How to Boost the Signal on a Wireless Keyboard & Mouse
By Elizabeth Smith
A wireless mouse and keyboard allow you to create a custom work or gaming space. Whether you want to relax in your chair with a keyboard on your lap or sit on the couch to play a computer game, the absence of wires allows greater flexibility. When your wireless signal starts to drop out, however, you may experience a slow response time that affects productivity. By taking steps to boost the signal, you can improve performance and enjoy fewer frustrating lapses in service.
Check the documentation for your wireless keyboard and mouse and look for the maximum range. The farther you are from the base unit or USB receiver, the weaker the signal will be. If you are near the edge of the range, move your equipment closer to enjoy an instant signal boost.
Update the drivers and software; outdated versions can cause lags in performance and erratic behavior. Visit the manufacturer's website for the keyboard and mouse and look for the most recent releases. Download the file and follow the prompts for installation.
Replace the batteries; old or ineffective batteries can severely affect the range of your device. Select the best battery you can afford, as a battery's quality is directly related to its lifetime. If you are using NiMH batteries, change them out for better-quality alkaline batteries, which offer stronger voltage in low-drain devices like wireless keyboards and mice.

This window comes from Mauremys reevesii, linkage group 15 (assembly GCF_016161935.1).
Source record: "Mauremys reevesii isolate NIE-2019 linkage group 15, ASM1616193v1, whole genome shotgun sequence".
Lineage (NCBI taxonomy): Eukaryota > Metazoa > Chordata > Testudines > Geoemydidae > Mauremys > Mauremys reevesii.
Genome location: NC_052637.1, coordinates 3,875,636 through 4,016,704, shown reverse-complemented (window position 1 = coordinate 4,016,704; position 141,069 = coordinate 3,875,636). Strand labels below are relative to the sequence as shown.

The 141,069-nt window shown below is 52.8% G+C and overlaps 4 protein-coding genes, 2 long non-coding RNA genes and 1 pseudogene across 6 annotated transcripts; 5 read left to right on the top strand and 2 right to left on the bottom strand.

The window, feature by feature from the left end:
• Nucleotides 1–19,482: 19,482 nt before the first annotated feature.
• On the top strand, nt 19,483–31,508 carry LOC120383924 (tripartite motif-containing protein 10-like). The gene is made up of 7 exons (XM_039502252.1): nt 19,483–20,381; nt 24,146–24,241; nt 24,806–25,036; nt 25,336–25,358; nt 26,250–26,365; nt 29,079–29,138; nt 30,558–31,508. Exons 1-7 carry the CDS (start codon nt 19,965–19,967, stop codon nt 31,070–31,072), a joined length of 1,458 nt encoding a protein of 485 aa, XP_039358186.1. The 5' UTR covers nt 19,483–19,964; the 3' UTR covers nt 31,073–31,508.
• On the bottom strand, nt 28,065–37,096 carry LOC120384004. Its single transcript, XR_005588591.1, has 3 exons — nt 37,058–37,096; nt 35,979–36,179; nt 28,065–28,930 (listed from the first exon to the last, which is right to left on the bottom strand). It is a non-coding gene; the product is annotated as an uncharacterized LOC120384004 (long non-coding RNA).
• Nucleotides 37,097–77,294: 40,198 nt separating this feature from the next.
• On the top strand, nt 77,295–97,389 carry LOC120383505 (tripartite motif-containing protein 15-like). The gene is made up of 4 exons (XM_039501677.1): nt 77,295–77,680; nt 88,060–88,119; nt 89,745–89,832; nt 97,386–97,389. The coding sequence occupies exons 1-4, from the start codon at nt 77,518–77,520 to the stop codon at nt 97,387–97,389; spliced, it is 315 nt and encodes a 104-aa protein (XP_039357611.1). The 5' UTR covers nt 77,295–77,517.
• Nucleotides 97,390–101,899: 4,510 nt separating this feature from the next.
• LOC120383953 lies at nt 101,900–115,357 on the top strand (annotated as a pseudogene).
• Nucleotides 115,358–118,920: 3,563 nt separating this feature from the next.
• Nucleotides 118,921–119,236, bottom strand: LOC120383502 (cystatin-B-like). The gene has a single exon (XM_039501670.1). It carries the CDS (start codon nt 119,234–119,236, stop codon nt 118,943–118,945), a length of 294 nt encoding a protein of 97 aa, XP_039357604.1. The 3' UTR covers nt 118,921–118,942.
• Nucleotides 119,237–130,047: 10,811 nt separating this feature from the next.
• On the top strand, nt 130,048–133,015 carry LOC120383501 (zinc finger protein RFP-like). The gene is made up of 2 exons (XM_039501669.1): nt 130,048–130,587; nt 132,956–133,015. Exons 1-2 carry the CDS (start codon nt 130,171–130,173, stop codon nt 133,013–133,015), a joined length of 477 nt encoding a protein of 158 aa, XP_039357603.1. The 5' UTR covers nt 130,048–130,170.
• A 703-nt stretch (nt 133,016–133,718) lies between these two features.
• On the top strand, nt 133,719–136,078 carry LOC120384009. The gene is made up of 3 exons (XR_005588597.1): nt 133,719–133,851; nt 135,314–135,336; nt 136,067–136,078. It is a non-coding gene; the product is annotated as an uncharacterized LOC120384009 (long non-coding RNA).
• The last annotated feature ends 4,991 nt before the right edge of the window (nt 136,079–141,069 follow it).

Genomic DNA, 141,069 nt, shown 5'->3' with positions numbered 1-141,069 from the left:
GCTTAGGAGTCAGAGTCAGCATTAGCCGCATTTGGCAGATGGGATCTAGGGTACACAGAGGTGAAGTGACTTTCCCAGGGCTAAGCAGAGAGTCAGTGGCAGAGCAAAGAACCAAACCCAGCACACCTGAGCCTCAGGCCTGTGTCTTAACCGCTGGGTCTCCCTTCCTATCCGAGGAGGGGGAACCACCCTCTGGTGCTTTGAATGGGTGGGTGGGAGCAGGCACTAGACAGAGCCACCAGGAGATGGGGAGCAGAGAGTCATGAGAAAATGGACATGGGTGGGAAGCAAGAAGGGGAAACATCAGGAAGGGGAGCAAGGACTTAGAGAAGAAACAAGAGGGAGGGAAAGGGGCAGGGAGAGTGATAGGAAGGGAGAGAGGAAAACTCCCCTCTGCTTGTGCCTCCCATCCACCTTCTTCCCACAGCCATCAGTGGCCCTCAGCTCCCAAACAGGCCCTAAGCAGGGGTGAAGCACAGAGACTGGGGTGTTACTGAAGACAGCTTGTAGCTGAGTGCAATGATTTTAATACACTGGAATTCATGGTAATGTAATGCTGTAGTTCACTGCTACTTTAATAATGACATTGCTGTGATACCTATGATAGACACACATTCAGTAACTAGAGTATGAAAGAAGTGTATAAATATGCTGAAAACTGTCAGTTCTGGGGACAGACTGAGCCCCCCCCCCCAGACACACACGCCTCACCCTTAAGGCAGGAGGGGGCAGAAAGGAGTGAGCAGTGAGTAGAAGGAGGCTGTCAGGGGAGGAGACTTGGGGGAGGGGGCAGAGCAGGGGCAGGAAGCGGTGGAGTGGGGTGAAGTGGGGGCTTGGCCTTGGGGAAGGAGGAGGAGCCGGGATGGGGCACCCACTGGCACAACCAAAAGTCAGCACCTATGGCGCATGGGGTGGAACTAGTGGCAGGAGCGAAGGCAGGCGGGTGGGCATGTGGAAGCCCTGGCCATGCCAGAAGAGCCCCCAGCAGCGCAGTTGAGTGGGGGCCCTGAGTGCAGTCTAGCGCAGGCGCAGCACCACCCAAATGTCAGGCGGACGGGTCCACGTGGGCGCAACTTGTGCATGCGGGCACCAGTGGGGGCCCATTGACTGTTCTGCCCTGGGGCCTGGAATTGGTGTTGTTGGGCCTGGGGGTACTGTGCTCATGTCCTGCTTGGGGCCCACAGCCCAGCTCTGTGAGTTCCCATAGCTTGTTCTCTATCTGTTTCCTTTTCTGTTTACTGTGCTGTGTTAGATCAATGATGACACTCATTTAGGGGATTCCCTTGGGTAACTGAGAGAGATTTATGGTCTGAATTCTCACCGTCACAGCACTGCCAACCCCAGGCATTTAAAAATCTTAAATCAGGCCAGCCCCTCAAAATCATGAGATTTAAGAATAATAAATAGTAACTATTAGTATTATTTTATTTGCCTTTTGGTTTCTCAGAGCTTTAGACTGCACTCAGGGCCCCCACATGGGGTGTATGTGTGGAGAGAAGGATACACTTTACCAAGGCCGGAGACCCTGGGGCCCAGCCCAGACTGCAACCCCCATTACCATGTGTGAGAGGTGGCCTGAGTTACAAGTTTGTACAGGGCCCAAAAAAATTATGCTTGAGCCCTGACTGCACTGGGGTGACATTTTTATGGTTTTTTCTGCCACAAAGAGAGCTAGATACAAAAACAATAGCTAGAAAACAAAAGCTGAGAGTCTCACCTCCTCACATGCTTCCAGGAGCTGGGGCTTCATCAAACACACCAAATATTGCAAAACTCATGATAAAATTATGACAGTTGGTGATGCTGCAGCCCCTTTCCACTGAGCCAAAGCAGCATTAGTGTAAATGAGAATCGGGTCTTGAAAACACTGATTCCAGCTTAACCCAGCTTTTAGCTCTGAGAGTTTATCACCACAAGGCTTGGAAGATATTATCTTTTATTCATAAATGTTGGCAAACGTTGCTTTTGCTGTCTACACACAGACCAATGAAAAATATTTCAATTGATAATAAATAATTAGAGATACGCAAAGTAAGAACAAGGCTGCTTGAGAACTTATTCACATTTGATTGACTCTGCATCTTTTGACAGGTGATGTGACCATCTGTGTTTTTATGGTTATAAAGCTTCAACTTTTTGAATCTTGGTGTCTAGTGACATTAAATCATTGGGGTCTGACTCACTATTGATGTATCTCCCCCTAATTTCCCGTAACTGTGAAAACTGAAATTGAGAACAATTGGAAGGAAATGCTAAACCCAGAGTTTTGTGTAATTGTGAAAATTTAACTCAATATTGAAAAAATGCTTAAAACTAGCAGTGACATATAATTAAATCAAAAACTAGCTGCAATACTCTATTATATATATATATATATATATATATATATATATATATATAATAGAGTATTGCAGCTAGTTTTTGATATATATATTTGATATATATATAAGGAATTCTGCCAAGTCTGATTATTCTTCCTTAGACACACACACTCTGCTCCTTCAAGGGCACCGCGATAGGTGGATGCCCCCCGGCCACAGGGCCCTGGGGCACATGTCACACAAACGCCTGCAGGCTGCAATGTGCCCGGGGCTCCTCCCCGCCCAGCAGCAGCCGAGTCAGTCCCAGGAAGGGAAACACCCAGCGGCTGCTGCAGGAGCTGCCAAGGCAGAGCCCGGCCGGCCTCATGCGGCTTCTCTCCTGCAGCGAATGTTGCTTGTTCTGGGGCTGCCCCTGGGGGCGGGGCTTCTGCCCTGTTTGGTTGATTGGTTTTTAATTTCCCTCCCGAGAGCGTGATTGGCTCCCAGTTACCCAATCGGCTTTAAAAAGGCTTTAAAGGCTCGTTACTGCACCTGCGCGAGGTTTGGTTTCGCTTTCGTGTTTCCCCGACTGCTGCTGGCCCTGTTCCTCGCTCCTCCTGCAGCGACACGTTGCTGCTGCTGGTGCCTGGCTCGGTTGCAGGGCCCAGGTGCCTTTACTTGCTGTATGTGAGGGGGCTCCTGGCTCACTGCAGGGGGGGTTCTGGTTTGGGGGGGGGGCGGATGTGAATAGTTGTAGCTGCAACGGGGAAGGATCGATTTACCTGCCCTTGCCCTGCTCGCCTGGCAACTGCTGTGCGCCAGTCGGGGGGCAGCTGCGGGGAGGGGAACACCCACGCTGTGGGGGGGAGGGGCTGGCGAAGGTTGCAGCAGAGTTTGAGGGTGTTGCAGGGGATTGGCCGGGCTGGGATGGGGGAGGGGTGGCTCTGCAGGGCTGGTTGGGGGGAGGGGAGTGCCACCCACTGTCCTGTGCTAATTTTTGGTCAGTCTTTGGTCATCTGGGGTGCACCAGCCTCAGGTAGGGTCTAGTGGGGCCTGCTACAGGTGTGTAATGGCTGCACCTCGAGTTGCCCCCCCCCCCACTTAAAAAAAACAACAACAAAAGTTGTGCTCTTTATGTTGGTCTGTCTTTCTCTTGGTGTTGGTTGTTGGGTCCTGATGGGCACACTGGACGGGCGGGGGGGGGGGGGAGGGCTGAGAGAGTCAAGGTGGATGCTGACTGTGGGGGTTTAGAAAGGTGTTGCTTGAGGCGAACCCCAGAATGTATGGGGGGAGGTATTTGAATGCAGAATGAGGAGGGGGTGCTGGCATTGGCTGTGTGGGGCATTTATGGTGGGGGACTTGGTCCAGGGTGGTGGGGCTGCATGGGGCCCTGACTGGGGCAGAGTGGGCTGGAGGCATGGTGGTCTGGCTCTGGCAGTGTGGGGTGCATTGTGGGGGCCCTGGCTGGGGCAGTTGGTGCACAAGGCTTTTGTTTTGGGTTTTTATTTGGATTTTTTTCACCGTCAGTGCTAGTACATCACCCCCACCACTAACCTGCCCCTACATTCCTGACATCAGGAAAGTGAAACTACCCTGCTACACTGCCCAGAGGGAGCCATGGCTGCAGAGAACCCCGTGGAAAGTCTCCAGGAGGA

Remove sources of wireless interference in a six-foot radius of the keyboard, mouse and base unit. Move or turn off other electronic items that broadcast a wireless signal, such as cordless phones, garage door openers, microwaves or gaming systems with wireless receivers. Ensure that you don't have your system set up near other common sources of wireless interference; thick cement walls and large metal objects are common culprits. If your wireless receiver is sitting on a metal desk, it can degrade the signal even at short distances. In serious cases, switch out your desk to boost the signal.
Add a cable extender to your wireless receiver. Most base units use a USB connection. Simply purchase a USB extender cable, attach one end to the computer and the other to the receiver. Place the base unit between your computer and your mouse and keyboard. Cable extenders are available at most electronics stores and online.
Elizabeth Smith has been a scientific and engineering writer since 2004. Her work has appeared in numerous journals, newspapers and corporate publications. A frequent traveler, she also has penned articles as a travel writer. Smith has a Bachelor of Arts in communications and writing from Michigan State University.